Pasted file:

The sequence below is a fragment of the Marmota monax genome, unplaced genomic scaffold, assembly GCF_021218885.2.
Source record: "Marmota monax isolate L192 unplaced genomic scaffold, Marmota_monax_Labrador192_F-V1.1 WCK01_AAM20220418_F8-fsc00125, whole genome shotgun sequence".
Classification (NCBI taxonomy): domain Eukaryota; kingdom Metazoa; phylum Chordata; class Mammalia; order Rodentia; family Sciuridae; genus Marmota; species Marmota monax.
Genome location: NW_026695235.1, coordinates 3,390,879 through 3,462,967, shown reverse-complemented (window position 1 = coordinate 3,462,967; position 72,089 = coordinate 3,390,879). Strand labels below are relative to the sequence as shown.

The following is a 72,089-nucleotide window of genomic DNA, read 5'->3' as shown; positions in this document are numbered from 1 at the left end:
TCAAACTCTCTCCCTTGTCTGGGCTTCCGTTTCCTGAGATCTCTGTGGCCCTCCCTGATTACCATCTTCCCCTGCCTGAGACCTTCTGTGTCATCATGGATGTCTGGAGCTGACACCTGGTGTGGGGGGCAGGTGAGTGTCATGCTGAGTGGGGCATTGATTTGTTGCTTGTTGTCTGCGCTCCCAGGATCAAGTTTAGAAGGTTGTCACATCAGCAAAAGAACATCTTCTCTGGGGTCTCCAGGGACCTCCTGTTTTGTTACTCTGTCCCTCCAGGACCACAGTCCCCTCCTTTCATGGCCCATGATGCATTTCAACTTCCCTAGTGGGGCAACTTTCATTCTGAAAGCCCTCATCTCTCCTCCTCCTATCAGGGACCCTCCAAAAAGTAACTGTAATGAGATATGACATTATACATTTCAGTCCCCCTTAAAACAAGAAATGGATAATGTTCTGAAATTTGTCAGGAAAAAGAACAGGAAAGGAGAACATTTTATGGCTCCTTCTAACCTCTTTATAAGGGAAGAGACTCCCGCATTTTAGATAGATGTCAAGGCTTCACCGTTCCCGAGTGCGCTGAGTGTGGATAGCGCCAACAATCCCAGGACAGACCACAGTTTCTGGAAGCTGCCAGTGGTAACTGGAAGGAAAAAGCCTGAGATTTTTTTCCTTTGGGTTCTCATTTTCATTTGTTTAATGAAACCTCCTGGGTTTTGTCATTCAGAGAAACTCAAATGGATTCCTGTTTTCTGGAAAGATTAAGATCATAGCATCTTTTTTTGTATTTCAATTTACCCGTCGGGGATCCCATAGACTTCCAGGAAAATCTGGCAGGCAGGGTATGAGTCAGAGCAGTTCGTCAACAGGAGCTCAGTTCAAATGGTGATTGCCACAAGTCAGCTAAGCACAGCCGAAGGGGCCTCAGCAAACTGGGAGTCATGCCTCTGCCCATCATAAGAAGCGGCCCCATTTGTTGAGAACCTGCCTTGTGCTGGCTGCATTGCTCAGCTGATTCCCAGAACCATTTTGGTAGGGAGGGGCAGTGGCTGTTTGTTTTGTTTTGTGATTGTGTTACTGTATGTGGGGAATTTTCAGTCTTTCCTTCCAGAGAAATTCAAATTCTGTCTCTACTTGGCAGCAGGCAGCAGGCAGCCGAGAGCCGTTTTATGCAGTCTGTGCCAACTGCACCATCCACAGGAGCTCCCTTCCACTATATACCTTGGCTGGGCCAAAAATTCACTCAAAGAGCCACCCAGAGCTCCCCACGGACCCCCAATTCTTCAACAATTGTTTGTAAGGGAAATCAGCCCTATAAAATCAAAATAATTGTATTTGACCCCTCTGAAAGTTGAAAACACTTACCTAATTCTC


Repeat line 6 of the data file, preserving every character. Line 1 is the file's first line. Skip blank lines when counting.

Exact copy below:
TCAAACTCTCTCCCTTGTCTGGGCTTCCGTTTCCTGAGATCTCTGTGGCCCTCCCTGATTACCATCTTCCCCTGCCTGAGACCTTCTGTGTCATCATGGATGTCTGGAGCTGACACCTGGTGTGGGGGGCAGGTGAGTGTCATGCTGAGTGGGGCATTGATTTGTTGCTTGTTGTCTGCGCTCCCAGGATCAAGTTTAGAAGGTTGTCACATCAGCAAAAGAACATCTTCTCTGGGGTCTCCAGGGACCTCCTGTTTTGTTACTCTGTCCCTCCAGGACCACAGTCCCCTCCTTTCATGGCCCATGATGCATTTCAACTTCCCTAGTGGGGCAACTTTCATTCTGAAAGCCCTCATCTCTCCTCCTCCTATCAGGGACCCTCCAAAAAGTAACTGTAATGAGATATGACATTATACATTTCAGTCCCCCTTAAAACAAGAAATGGATAATGTTCTGAAATTTGTCAGGAAAAAGAACAGGAAAGGAGAACATTTTATGGCTCCTTCTAACCTCTTTATAAGGGAAGAGACTCCCGCATTTTAGATAGATGTCAAGGCTTCACCGTTCCCGAGTGCGCTGAGTGTGGATAGCGCCAACAATCCCAGGACAGACCACAGTTTCTGGAAGCTGCCAGTGGTAACTGGAAGGAAAAAGCCTGAGATTTTTTTCCTTTGGGTTCTCATTTTCATTTGTTTAATGAAACCTCCTGGGTTTTGTCATTCAGAGAAACTCAAATGGATTCCTGTTTTCTGGAAAGATTAAGATCATAGCATCTTTTTTTGTATTTCAATTTACCCGTCGGGGATCCCATAGACTTCCAGGAAAATCTGGCAGGCAGGGTATGAGTCAGAGCAGTTCGTCAACAGGAGCTCAGTTCAAATGGTGATTGCCACAAGTCAGCTAAGCACAGCCGAAGGGGCCTCAGCAAACTGGGAGTCATGCCTCTGCCCATCATAAGAAGCGGCCCCATTTGTTGAGAACCTGCCTTGTGCTGGCTGCATTGCTCAGCTGATTCCCAGAACCATTTTGGTAGGGAGGGGCAGTGGCTGTTTGTTTTGTTTTGTGATTGTGTTACTGTATGTGGGGAATTTTCAGTCTTTCCTTCCAGAGAAATTCAAATTCTGTCTCTACTTGGCAGCAGGCAGCAGGCAGCCGAGAGCCGTTTTATGCAGTCTGTGCCAACTGCACCATCCACAGGAGCTCCCTTCCACTATATACCTTGGCTGGGCCAAAAATTCACTCAAAGAGCCACCCAGAGCTCCCCACGGACCCCCAATTCTTCAACAATTGTTTGTAAGGGAAATCAGCCCTATAAAATCAAAATAATTGTATTTGACCCCTCTGAAAGTTGAAAACACTTACCTAATTCTC